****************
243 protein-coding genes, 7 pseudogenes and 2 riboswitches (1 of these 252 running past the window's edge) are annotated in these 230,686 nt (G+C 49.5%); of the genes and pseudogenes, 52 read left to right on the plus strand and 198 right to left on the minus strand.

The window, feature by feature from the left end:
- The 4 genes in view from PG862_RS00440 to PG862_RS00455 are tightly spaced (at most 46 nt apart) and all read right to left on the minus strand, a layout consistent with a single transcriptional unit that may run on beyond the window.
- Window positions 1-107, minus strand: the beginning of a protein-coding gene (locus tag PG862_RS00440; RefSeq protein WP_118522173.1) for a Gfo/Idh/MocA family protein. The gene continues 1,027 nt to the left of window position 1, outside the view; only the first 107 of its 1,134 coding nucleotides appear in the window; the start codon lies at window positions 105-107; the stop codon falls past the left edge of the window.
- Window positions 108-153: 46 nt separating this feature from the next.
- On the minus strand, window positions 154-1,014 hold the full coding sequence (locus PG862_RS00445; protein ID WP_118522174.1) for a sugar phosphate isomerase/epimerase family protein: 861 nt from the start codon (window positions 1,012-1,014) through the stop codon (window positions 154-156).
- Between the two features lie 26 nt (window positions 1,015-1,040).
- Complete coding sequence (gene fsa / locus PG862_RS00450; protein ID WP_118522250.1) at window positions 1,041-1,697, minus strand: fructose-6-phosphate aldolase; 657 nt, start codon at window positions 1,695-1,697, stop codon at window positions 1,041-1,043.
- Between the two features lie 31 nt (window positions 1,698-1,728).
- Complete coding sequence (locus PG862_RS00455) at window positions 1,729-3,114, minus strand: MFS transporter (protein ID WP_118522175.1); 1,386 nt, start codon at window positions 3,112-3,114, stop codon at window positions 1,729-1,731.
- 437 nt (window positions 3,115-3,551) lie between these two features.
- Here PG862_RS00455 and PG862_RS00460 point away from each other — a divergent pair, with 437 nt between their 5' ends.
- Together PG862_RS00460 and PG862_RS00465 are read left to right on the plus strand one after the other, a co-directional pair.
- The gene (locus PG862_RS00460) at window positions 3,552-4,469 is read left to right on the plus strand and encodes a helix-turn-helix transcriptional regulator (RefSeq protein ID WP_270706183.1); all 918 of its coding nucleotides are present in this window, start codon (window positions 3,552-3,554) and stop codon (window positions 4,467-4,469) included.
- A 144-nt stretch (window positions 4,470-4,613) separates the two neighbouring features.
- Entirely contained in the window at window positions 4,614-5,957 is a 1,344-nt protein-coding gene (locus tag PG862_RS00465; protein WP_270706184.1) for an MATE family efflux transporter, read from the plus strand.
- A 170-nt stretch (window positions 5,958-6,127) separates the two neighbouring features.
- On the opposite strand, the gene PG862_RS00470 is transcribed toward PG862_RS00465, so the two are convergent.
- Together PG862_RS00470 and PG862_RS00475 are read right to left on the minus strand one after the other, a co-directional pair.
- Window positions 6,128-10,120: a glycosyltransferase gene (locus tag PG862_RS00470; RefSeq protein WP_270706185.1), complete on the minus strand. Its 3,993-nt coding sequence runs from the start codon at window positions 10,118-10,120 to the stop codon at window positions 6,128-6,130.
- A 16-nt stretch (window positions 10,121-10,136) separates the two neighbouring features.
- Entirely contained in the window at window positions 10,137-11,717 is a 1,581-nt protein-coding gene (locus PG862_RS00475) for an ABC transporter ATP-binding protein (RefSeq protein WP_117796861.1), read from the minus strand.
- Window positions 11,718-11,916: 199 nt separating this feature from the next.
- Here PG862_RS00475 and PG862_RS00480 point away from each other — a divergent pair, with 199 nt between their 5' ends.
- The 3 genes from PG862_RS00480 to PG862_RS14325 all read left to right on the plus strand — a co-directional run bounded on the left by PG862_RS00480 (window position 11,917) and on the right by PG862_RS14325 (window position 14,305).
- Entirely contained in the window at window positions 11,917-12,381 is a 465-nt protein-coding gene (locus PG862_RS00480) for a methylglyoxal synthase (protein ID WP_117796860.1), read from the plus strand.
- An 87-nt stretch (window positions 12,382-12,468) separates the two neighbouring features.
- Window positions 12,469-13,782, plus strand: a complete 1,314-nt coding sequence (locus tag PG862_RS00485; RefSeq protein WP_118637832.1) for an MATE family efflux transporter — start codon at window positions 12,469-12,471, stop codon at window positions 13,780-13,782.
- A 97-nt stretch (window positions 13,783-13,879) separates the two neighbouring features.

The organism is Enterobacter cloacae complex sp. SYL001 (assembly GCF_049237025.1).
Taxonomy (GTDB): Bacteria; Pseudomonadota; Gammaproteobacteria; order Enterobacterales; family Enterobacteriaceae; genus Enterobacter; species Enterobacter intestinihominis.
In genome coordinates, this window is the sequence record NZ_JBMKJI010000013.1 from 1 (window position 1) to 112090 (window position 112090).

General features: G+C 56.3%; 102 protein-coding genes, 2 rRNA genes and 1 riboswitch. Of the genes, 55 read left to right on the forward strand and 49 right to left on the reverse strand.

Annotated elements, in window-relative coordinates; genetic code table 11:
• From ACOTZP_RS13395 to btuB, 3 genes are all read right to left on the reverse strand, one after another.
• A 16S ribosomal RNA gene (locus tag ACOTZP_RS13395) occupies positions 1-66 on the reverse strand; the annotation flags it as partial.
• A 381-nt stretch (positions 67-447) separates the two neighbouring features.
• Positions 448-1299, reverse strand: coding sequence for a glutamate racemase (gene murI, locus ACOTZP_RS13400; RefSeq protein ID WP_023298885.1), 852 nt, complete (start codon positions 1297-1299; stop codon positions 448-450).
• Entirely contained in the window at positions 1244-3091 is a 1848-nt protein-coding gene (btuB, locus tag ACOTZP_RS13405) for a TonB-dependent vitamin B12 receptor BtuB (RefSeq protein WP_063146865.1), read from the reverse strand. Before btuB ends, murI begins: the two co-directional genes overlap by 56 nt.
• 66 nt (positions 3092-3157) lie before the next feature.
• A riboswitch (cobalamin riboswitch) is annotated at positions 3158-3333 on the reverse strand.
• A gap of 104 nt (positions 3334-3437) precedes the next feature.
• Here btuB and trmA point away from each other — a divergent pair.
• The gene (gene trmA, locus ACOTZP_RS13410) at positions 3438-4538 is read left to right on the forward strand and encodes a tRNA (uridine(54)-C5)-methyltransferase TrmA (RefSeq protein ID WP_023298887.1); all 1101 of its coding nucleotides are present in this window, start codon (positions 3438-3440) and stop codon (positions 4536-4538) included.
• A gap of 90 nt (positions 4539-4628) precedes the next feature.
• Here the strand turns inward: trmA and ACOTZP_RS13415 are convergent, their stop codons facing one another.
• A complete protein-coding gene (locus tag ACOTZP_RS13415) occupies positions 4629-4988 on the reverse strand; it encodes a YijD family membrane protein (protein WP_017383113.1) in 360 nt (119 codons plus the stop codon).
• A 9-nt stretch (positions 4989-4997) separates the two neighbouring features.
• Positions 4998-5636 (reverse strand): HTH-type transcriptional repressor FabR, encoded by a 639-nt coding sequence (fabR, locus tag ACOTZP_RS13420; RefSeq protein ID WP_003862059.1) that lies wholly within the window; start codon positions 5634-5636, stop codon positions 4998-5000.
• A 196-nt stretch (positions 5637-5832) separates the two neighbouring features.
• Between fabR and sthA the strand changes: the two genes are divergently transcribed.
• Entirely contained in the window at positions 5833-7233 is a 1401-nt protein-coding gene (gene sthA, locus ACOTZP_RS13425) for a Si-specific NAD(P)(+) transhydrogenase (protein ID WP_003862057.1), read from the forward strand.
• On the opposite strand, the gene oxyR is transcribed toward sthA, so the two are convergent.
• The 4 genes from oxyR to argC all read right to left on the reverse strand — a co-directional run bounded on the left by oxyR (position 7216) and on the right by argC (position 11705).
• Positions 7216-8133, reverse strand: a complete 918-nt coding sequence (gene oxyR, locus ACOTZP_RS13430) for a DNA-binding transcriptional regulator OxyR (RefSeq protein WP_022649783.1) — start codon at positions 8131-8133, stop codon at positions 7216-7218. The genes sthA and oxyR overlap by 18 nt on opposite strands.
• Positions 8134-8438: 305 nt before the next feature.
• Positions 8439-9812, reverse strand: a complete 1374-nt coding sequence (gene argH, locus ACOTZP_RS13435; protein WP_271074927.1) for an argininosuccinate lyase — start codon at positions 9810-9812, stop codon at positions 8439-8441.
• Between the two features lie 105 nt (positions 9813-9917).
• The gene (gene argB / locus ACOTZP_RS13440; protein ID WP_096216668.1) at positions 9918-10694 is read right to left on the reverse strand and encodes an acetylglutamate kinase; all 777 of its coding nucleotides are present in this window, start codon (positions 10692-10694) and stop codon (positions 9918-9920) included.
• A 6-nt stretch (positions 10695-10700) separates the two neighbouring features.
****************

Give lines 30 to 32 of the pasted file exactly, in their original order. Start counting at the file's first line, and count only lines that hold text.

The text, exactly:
The organism is Enterobacter cloacae complex sp. SYL001 (assembly GCF_049237025.1).
Taxonomy (GTDB): Bacteria; Pseudomonadota; Gammaproteobacteria; order Enterobacterales; family Enterobacteriaceae; genus Enterobacter; species Enterobacter intestinihominis.
In genome coordinates, this window is the sequence record NZ_JBMKJI010000013.1 from 1 (window position 1) to 112090 (window position 112090).